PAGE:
WTF: Court Says Oral Sex NOT Rape If Victim Is Drunk & Unconscious

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Court Rules That Forced Oral Sex Isn't Rape
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What the actual f*ck?!

Oklahoma's criminal appeal court shocked (and horrified) the nation with a ruling stating that forced oral sex shouldn't be considered rape if the victim is unconscious from drinking.

Wait, WHAT? On what planet is this a rational and just ruling? Because it's very clear to most people that this is victim-blaming and buying into the worst kind of outdated ideas regarding rape. Shame on you, Oklahoma.

The case involved a 17-year-old boy who assaulted a very intoxicated 16-year-old girl to whom he had given a ride home after a night of drinking. The girl was clearly barely conscious and was later brought to a hospital where she underwent a sexual assault exam, during which traces of the boy's DNA were found on the back of her leg and around her mouth.

The boy claimed that she had consented to oral sex, but the girl told investigators that she had no memory of anything that happened after leaving the park. The boy was charged with forcible oral sodomy. 

Instead of justice being served, the case was thrown out by a trial judge and his ruling was upheld by the appeals court, which wrote in its decision: "Forcible sodomy cannot occur where a victim is so intoxicated as to be completely unconscious at the time of the sexual act of oral copulation."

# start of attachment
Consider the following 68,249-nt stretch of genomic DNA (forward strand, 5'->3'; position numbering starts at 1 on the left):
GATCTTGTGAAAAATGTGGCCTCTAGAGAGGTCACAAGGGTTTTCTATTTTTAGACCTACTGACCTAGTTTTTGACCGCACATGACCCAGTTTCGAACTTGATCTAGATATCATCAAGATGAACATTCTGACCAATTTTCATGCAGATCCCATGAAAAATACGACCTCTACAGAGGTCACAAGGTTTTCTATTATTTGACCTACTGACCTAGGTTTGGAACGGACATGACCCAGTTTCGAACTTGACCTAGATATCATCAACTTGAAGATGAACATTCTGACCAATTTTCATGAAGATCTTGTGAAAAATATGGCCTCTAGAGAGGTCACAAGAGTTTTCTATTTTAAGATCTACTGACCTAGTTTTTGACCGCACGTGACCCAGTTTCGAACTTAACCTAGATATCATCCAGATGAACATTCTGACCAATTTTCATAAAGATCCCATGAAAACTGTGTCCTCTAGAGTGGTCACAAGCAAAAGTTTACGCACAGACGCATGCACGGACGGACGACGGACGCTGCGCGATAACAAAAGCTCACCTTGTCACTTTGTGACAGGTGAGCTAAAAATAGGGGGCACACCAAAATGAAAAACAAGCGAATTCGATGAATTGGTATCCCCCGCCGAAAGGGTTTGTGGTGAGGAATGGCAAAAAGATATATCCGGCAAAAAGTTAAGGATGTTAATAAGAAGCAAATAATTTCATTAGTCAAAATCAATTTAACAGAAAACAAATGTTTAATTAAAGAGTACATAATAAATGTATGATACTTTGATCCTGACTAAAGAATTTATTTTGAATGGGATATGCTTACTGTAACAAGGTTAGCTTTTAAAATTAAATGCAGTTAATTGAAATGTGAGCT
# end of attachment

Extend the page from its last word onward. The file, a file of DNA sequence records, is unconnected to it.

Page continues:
However, legal experts and victims' advocates believe the ruling is actually a sign of something greater: the worrisome gaps that still exist between the nation's patchwork of laws and the evolving ideas about rape and consent.

Michelle Anderson, the dean of the CUNY School of Law and an expert in rape law, called the ruling appropriate but the law archaic.

"This is a call for the legislature to change the statute, which is entirely out of step with what the other states have done in this area and what Oklahoma should do," Anderson said in an interview with The New York Times. "It creates a huge loophole for sexual abuse that makes no sense."

Laws need to be updated and changed quickly before more heinous decisions are made. Hopefully, the outrage that this ruling has caused will encourage the lawmakers to make changes.

"There is a recognition that social morals have changed, that the law should now try to protect sexual autonomy as opposed to sexual morality," Anderson said.